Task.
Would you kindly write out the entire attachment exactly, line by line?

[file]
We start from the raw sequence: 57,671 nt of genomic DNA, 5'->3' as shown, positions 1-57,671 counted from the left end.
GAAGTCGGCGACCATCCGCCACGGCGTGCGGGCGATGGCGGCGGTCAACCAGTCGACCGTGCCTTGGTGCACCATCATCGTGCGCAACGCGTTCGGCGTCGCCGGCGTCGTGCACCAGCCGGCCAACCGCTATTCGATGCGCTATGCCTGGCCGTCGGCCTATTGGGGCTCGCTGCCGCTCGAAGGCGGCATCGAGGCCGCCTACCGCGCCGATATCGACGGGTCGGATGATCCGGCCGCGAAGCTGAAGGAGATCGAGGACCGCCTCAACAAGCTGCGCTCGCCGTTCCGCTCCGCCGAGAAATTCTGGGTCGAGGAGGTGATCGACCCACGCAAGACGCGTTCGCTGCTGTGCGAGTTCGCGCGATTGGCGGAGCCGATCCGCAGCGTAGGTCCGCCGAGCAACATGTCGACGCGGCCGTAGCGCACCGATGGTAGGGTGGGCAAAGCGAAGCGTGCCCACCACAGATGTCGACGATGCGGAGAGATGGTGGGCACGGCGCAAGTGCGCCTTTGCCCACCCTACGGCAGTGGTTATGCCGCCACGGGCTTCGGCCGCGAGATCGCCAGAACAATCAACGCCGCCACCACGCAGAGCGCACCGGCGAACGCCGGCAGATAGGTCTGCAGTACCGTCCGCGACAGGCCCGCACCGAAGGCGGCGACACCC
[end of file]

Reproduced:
We start from the raw sequence: 57,671 nt of genomic DNA, 5'->3' as shown, positions 1-57,671 counted from the left end.
GAAGTCGGCGACCATCCGCCACGGCGTGCGGGCGATGGCGGCGGTCAACCAGTCGACCGTGCCTTGGTGCACCATCATCGTGCGCAACGCGTTCGGCGTCGCCGGCGTCGTGCACCAGCCGGCCAACCGCTATTCGATGCGCTATGCCTGGCCGTCGGCCTATTGGGGCTCGCTGCCGCTCGAAGGCGGCATCGAGGCCGCCTACCGCGCCGATATCGACGGGTCGGATGATCCGGCCGCGAAGCTGAAGGAGATCGAGGACCGCCTCAACAAGCTGCGCTCGCCGTTCCGCTCCGCCGAGAAATTCTGGGTCGAGGAGGTGATCGACCCACGCAAGACGCGTTCGCTGCTGTGCGAGTTCGCGCGATTGGCGGAGCCGATCCGCAGCGTAGGTCCGCCGAGCAACATGTCGACGCGGCCGTAGCGCACCGATGGTAGGGTGGGCAAAGCGAAGCGTGCCCACCACAGATGTCGACGATGCGGAGAGATGGTGGGCACGGCGCAAGTGCGCCTTTGCCCACCCTACGGCAGTGGTTATGCCGCCACGGGCTTCGGCCGCGAGATCGCCAGAACAATCAACGCCGCCACCACGCAGAGCGCACCGGCGAACGCCGGCAGATAGGTCTGCAGTACCGTCCGCGACAGGCCCGCACCGAAGGCGGCGACACCC